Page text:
We have just experienced one of the wettest winters on record in several parts of the UK, and so many of our sites remain saturated in places. This increases the risk of machinery becoming bogged.


  • Machinery getting bogged is, by its very nature, unplanned. Human nature often drives the temptation to try and recover the machine as quickly as possible to avoid delaying works, without fully assessing the environmental and safety hazards associated with the process of de-bogging machinery.

It’s important to consider the risk of machines becoming bogged at the planning stage and include it within a pre-commencement meeting, hazards and constraints map, and risk assessments. This must remain under review as the site progresses. Operator feedback on site conditions as work progresses is a vital tool to prevent machines becoming bogged.

Your assessment will need to include the following:

  • Plan travelling routes and avoid, or thatch, any wet or rutted If in doubt, use an alternative route if you can and be prepared to stop work if the site becomes too wet.
  • Mark known wet or soft ground areas on Hazard Map.
  • Make an assessment of the quantity and quality of the brash likely to be available to create extraction racks.
  • Assess the suitability of the proposed machinery for the site conditions.
  • Will low ground pressure vehicles be required?
  • What equipment you would need onsite if a machine became bogged.
  • What materials/equipment are needed to manage the risk of diffuse pollution.

If a machine becomes bogged, the operator should:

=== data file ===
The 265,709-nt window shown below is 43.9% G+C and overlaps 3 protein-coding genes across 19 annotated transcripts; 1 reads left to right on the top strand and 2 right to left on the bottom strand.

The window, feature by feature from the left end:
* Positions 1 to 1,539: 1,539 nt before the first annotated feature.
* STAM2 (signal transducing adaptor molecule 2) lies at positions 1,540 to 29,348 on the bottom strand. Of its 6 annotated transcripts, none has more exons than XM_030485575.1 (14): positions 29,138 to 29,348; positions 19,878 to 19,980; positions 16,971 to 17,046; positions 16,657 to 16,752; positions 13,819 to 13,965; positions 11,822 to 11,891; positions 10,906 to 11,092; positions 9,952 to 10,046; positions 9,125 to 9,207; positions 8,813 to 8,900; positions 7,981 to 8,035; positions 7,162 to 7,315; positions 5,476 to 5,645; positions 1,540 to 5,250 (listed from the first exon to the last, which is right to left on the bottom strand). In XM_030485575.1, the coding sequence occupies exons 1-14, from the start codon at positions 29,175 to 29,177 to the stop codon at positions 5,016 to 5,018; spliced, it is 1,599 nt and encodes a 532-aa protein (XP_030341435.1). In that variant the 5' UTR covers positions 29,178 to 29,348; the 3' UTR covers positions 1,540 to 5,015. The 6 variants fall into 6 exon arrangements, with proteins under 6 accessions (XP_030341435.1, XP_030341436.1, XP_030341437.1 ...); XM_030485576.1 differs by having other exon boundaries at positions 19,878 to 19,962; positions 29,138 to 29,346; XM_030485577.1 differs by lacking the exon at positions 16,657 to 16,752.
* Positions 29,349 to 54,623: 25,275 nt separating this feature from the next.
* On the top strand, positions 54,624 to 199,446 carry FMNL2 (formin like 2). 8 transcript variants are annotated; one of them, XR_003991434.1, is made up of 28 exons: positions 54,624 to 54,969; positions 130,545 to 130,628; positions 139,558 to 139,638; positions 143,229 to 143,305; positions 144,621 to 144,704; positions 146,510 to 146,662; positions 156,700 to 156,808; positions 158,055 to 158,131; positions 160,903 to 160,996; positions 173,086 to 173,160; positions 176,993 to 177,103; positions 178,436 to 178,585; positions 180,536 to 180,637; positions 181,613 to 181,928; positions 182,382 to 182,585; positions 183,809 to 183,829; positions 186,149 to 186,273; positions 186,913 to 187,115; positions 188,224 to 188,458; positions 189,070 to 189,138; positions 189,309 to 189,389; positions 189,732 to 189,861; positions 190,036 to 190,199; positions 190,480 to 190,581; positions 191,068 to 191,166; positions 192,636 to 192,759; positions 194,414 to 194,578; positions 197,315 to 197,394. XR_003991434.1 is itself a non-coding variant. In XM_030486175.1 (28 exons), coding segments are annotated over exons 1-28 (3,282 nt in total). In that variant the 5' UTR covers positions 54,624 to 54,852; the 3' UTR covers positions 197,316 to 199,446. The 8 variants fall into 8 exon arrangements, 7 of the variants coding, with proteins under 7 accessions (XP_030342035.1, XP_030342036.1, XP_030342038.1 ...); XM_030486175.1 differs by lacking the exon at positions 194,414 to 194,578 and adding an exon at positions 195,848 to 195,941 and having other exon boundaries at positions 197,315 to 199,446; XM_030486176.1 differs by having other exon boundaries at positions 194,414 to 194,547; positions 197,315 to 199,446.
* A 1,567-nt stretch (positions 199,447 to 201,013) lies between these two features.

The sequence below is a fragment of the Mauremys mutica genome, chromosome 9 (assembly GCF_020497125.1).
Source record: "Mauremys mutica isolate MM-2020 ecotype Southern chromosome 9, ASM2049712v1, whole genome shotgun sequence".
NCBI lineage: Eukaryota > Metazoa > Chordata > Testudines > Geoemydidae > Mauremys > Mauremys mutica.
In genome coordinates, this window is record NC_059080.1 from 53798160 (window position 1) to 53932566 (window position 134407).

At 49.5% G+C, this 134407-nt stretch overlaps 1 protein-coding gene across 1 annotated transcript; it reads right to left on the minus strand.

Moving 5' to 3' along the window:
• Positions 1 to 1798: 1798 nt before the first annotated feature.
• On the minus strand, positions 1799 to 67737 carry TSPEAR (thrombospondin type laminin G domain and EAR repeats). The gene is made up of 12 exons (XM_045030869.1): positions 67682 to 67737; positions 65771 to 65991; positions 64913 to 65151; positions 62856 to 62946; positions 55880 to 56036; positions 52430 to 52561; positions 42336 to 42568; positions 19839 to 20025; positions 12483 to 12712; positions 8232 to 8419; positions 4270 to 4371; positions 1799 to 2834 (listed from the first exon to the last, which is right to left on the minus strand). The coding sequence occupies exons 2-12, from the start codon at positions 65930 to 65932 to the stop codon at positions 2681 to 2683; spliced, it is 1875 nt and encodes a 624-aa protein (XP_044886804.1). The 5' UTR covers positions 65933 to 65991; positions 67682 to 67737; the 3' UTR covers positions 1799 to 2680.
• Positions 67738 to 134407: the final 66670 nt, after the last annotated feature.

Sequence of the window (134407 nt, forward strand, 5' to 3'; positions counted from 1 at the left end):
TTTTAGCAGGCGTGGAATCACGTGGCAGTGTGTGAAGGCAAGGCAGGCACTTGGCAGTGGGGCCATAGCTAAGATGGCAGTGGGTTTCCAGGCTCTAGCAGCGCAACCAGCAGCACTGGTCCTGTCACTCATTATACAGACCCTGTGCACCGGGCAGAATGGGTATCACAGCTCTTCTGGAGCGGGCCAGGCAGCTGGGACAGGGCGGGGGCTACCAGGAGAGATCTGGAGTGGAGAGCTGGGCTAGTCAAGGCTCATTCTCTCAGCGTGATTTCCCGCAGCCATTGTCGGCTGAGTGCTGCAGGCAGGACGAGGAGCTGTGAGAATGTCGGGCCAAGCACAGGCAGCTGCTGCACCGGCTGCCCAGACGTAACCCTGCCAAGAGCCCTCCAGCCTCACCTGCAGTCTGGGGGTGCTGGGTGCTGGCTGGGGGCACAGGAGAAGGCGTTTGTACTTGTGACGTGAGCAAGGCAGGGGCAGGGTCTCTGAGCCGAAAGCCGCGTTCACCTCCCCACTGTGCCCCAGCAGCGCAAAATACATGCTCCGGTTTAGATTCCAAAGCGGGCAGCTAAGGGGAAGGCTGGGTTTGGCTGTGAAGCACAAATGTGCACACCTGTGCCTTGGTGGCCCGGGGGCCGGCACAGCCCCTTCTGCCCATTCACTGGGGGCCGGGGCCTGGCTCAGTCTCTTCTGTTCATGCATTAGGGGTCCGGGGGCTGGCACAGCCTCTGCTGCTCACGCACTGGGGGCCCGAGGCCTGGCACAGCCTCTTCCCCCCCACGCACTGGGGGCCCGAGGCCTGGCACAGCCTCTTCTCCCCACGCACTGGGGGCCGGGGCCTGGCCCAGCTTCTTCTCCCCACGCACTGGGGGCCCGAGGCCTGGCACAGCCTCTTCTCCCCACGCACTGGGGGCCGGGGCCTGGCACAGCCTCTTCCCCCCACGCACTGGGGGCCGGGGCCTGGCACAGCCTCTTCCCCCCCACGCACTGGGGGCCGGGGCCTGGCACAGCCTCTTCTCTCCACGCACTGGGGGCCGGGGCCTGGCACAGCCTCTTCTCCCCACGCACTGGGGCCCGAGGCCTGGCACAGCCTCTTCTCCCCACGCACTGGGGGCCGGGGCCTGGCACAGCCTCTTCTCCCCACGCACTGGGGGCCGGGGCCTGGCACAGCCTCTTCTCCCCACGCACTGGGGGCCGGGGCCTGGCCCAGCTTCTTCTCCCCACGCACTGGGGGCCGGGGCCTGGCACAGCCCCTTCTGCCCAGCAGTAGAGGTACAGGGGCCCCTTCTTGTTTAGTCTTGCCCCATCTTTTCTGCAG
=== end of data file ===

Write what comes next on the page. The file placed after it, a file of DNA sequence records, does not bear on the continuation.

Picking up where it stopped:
• Stop all drive to tracks and/or wheels.
  • Make the machine safe.
  • Dismount the machine safely (e.g. climb off it on the high side when on a slope, if practicable).
  • Assess the situation.
  • Advise the Forest Works Manager and arrange for any assistance that is required.
  • Consider anything that may help with recovery (e.g. partial or full unloading).
  • Consider emergency drainage, if safe to do so, where the engine or its components may be damaged by ponded water.

Once a machine has become bogged, before recovery is started the situation must be assessed:

  • Do you have sufficient and suitable recovery equipment on site?
  • All operators must have received training in how to operate the equipment and to do the tasks required.
  • What safety and environmental risks remain and how will this be controlled?
  • Do you need external professional specialist recovery?
  • For more assistance in planning safe recovery operations refer to FISA Safety Guide 703


  • STOP – stop and assess the Do not try to remove bogged machinery without first considering the risks.
  • THINK – think and discuss a plan with others on site.
  • PLAN – plans should be made at pre-commencement and areas of bogging risk identified before the work This must be reviewed as the work progresses. If a machine does become bogged you must carefully plan its removal.
  • Ensure that all personnel are in a safe place including those who are stood watching.